Then the doGs smiled on us.  I got sick.  My dog-walker took him to take care of until I got well. During that week he (the dog-walker)  decided the Chihuahua was all that after all.  So he kept him.  He loves teeny dogs.  So who's the deal-breaker in this scenario? 

 

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To me it's a case of things will go right if you let them.  The trick is to pay attention and eschew guilt.  Guilt is about as useful as a sneaker full of puppy poo.

 

Again, YMMV



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#11 D'Elle

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Posted 02 April 2017 - 06:27 PM

Many years ago, I had a life partner I adored, and who one day came home with an injured border collie picked up on the highway. I paid for the vet. Less than a month later, my partner abandoned both me and the dog and left very suddenly to be with someone else. I kept the dog. She was a good dog, smart and biddable and friendly and beautiful, but I found that try as I might I could not love her. I liked her a lot, but I couldn't seem to bond with her. It worried me a good deal. I wondered if maybe I had been so damaged by my partner's leaving me that I couldn't bond with anyone any more, not even a perfectly good dog.

 

A year and a half later I was living in a very remote place alone with the dog. A man broke in to the house one night and the dog never barked. I needed to have a dog who would alert me if something like that happened. And I still did not feel bonded to the dog. So, I offered her to a couple the dog and I had met while living in Mexico, who had fallen in love with her and told me that any time I decided to give her up they would want her. I drove her down to California to be with them and she lived out her life being adored and pampered and going hiking in the mountains and swimming at the beach.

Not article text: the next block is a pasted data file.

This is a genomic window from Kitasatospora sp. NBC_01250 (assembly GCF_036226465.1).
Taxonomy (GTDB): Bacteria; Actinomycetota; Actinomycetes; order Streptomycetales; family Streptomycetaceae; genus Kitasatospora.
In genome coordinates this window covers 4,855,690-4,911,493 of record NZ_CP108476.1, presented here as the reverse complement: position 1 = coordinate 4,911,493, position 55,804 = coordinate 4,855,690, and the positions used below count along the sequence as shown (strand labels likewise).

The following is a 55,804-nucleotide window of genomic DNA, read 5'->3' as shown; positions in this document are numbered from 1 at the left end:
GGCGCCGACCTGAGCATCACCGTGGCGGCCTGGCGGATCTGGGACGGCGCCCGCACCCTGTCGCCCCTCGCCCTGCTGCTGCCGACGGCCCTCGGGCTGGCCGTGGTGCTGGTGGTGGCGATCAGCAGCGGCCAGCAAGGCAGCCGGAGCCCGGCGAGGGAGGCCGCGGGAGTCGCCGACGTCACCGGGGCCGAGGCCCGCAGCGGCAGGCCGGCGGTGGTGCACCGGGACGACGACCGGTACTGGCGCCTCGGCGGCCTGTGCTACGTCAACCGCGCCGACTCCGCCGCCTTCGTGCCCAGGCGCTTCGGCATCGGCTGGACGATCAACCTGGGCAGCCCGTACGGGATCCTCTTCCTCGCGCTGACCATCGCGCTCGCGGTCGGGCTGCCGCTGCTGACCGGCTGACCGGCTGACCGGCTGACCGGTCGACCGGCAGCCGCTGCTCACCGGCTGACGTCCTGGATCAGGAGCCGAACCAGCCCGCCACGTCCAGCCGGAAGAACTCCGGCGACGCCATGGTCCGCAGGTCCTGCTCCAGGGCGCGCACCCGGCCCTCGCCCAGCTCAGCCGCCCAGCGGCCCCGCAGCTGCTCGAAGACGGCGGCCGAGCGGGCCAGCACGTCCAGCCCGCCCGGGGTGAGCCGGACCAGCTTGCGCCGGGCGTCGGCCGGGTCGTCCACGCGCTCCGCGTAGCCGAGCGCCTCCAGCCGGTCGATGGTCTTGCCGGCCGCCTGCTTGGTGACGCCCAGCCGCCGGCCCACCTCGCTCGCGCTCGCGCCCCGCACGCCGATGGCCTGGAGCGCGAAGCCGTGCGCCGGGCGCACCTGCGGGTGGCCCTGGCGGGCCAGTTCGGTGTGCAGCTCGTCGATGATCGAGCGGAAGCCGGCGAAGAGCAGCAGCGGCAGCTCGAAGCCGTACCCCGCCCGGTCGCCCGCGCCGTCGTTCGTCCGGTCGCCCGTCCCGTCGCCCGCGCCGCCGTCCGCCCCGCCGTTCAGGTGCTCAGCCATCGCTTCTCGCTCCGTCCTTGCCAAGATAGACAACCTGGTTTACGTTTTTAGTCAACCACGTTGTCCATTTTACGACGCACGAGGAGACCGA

It all turned out well and later I got Jester and we bonded just fine and I loved him a lot and had a great time with him until he died last summer. Sometimes, I think, a dog will come to you in order to get to someone else. Cheyenne would never have met the couple who adored her for the majority of her life if she had not first come to me.


D'Elle

and family.

Left to right: Kit, Jester, Boo, Digger

 

 

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"You gonna throw that?" --Jester:  2001 - June 24 2016. Remembered with much love.
"I'm grouchier than you are" --Kit

"I love everyone!" -- Boo

(Boing! Boing! Boing!)--Digger

And not pictured, Benjamin the cat, who thinks he is a small border collie with superpowers.

 

 

 


#12 Maja

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Posted 03 April 2017 - 02:27 AM

.  Does that make me a deal-breaker? Her?

 

I offered her to a couple the dog and I had met while living in Mexico, who had fallen in love with her